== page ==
Monday, 23 January 2017 10:03

Classic Finns

Maertin Hughes talks about the growing, and nostalgic, trend in restoring and sailing a Classic Finn

The Finn like many older designs of sailing boat is an iconic design, one that stands out in a crowd, one that is noticed and commented upon by bystanders. The real boat shaped hull, with the forward mounted un-stayed rig of the Olympic aspirants or the highly varnished well maintained wooden boat will both draw a crowd.

In the UK we have recognised the importance of the old classic Finn dinghies built before the modern race-boat era. Finns have been built in the UK since the early 1950s but so often these older boats are forgotten or just not raced. Yet many are our heritage and the pre-curser to the modern boat. The different hull shapes and building materials mean these older boats have some interesting characteristics, but they are often very inexpensive to buy and with a little work can be competitive at club and even at national levels.

Over the past 5-6 years several UK sailing clubs have developed small fleets of older Finns and have adopted the Classic and Vintage Racing Dinghy Association (CVRDA) CVRDA.org.uk classifications for older dinghies. Their simple classification of any boat is a ‘classic’ boat if it was designed before 1965 but built before 1985, has been used to establish ‘classic Finn’ classes in many clubs; however, all must be sailed with an aluminium or wooden mast and a white sail of cotton, polyester or Dacron.

There are many manufacturers of glass-fibre boats including Tiptree, Mader Vanguard, Butler, Lanaverre, Roga and Pata-Lemieux, all will probably need some work but will generally be sound hulls. If on the other hand you want a wooden boat some of the main manufacturers include Fairey Marine, Taylor, Morrison, Raudaschl and Warwick. Many boats have been restored to beautiful pieces of furniture but the very stiff hulls make them less competitive than most glass boats. One of the greatest advantages to the Finn class has been the demands set upon builders by Olympic competition, boats are not built down to a light weight, they are solid resulting in hulls built to the highest quality.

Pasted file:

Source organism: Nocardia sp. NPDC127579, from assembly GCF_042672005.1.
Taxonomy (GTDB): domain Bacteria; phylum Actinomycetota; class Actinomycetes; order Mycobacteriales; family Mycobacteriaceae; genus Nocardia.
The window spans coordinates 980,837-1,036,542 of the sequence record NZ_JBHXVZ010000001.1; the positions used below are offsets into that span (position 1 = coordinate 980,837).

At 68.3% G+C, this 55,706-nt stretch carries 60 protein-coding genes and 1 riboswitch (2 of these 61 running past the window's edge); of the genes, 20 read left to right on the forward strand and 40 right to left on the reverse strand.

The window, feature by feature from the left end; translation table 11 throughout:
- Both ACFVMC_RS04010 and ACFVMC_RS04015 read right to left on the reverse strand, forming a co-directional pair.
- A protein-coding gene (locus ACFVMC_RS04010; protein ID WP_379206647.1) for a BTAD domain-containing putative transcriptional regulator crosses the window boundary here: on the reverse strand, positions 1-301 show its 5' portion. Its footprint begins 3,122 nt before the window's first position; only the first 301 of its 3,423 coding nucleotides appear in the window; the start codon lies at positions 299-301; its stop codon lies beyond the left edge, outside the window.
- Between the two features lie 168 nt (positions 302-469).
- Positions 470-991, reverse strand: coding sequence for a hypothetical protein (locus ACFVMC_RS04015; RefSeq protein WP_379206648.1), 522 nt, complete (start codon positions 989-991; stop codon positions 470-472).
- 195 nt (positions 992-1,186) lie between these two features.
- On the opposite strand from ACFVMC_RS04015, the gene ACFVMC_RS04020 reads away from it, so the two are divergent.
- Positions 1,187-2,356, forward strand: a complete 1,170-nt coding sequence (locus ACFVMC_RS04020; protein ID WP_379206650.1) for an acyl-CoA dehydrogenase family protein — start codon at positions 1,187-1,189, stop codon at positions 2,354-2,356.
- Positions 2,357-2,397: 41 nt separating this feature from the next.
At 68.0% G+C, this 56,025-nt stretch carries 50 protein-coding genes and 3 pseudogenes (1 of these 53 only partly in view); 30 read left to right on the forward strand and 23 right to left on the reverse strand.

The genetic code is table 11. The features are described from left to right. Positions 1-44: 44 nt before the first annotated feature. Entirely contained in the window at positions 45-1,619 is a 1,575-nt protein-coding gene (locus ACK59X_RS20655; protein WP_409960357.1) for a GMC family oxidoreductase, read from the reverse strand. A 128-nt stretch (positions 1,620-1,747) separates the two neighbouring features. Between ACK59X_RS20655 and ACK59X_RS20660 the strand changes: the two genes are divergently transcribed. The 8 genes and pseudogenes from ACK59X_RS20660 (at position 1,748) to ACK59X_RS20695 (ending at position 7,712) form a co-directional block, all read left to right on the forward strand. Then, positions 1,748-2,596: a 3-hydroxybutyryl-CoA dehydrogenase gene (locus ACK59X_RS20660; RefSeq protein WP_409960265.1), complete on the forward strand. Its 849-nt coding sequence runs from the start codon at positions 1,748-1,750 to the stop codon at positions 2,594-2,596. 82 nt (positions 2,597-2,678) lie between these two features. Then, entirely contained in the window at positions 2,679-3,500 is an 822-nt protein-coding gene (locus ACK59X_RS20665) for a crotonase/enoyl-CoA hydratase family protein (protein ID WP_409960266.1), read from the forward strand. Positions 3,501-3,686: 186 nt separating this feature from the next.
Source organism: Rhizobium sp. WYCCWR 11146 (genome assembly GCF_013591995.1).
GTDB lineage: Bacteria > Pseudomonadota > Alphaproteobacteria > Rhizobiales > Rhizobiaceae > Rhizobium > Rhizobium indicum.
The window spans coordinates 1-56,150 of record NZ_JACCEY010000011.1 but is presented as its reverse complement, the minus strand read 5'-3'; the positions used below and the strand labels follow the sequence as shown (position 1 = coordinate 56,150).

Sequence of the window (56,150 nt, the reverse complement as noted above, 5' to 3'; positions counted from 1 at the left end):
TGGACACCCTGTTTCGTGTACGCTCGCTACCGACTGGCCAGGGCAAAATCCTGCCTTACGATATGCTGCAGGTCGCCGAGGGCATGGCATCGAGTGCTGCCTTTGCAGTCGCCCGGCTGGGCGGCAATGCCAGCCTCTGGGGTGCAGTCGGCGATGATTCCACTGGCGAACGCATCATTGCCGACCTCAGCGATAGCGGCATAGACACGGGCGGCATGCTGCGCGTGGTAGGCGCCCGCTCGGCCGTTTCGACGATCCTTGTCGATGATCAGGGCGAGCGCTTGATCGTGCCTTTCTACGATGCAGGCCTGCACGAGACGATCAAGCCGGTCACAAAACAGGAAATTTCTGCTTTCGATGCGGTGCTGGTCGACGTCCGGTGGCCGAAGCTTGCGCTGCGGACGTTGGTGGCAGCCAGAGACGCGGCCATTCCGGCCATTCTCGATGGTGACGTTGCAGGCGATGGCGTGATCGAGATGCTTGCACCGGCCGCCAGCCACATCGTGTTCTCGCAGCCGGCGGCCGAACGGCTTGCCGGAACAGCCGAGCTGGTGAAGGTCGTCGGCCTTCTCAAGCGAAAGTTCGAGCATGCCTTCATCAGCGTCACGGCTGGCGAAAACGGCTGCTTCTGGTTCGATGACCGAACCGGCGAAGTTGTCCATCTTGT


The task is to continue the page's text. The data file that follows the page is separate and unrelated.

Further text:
An old unrestored boat may be purchased for less than the cost of a second hand sail, but there may be lots of work to do, including re-decking and re-painting. This is especially the case, when the original glues used to put the decks onto the strongly made hulls, have begun to degrade. GRP hulls, once dried out, can be easily repaired, refurbished and repainted with modern glass-fibre products. Repairing dislocated flooring panels is quite straight forward. Restoring an old classic boat can be great fun and very rewarding, but do not expect to get out on the water very quickly.

In 1996 the British Finn Association (BFA) established a classic national championships, which has been hard fought over ever since. The fleets, sailing with alloy masts and Dacron sails, have gradually increased as more classic boat owners have restored old boats. Increasingly club fleets of classic boats have also grown and sailors have become more ambitious as they discover carbon rigs and plastic sails that they can use to be more competitive against the modern race-boats.

In an effort to meet this demand for the older boat owners the BFA have established a new classification specifically for boats recognised as ‘classic’ on the national race circuit. They have adopted a ‘classics with carbon’ grouping within the BFA. This is a classification that will sail in selected UK national events, where classic boat owners sail with a modern carbon wing mast and modern plastic film sail. This is simply any boat built on or before 1985 with a carbon rig and modern sail. This flexibility of rig choice allows sailors to compete alongside modern boats on nearly equal terms, but to also sail their alloy or wooden rigs with Dacron sails in classic events. The results have been surprising.

The first event was held at Northampton SC in October 2014, with 5 ‘classics with carbon’ participating. There were 25 boats in total sailing in testing gusty conditions. Martin Hughes sailing his 1957 Fairey Marine boat ‘Fino’, took the first classic place and fifth overall, with a worst place finish during the event of 10th. The old boats can still do it with a carbon rig performing well against other classics but also demonstrating they can perform against the likes of the UK’s top Finn sailors in their race boats.

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